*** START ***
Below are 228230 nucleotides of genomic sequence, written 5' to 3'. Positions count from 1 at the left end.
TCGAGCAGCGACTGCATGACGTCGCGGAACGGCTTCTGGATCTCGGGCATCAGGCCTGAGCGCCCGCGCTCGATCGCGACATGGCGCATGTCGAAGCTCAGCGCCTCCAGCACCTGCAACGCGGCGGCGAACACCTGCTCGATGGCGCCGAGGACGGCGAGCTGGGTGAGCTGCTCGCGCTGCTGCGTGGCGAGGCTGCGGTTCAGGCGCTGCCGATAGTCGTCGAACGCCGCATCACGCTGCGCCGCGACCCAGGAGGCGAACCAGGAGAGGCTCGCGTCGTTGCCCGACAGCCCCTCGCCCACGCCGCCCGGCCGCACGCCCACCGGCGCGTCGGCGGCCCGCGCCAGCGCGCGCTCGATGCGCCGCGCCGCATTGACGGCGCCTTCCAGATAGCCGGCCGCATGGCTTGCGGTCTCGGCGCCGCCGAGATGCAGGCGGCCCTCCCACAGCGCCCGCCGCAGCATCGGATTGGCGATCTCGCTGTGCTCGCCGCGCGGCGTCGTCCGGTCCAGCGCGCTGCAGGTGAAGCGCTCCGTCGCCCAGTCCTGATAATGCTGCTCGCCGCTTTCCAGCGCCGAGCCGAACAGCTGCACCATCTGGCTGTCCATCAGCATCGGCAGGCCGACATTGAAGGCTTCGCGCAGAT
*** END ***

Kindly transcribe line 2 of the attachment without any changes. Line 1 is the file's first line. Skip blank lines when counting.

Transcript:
TCGAGCAGCGACTGCATGACGTCGCGGAACGGCTTCTGGATCTCGGGCATCAGGCCTGAGCGCCCGCGCTCGATCGCGACATGGCGCATGTCGAAGCTCAGCGCCTCCAGCACCTGCAACGCGGCGGCGAACACCTGCTCGATGGCGCCGAGGACGGCGAGCTGGGTGAGCTGCTCGCGCTGCTGCGTGGCGAGGCTGCGGTTCAGGCGCTGCCGATAGTCGTCGAACGCCGCATCACGCTGCGCCGCGACCCAGGAGGCGAACCAGGAGAGGCTCGCGTCGTTGCCCGACAGCCCCTCGCCCACGCCGCCCGGCCGCACGCCCACCGGCGCGTCGGCGGCCCGCGCCAGCGCGCGCTCGATGCGCCGCGCCGCATTGACGGCGCCTTCCAGATAGCCGGCCGCATGGCTTGCGGTCTCGGCGCCGCCGAGATGCAGGCGGCCCTCCCACAGCGCCCGCCGCAGCATCGGATTGGCGATCTCGCTGTGCTCGCCGCGCGGCGTCGTCCGGTCCAGCGCGCTGCAGGTGAAGCGCTCCGTCGCCCAGTCCTGATAATGCTGCTCGCCGCTTTCCAGCGCCGAGCCGAACAGCTGCACCATCTGGCTGTCCATCAGCATCGGCAGGCCGACATTGAAGGCTTCGCGCAGAT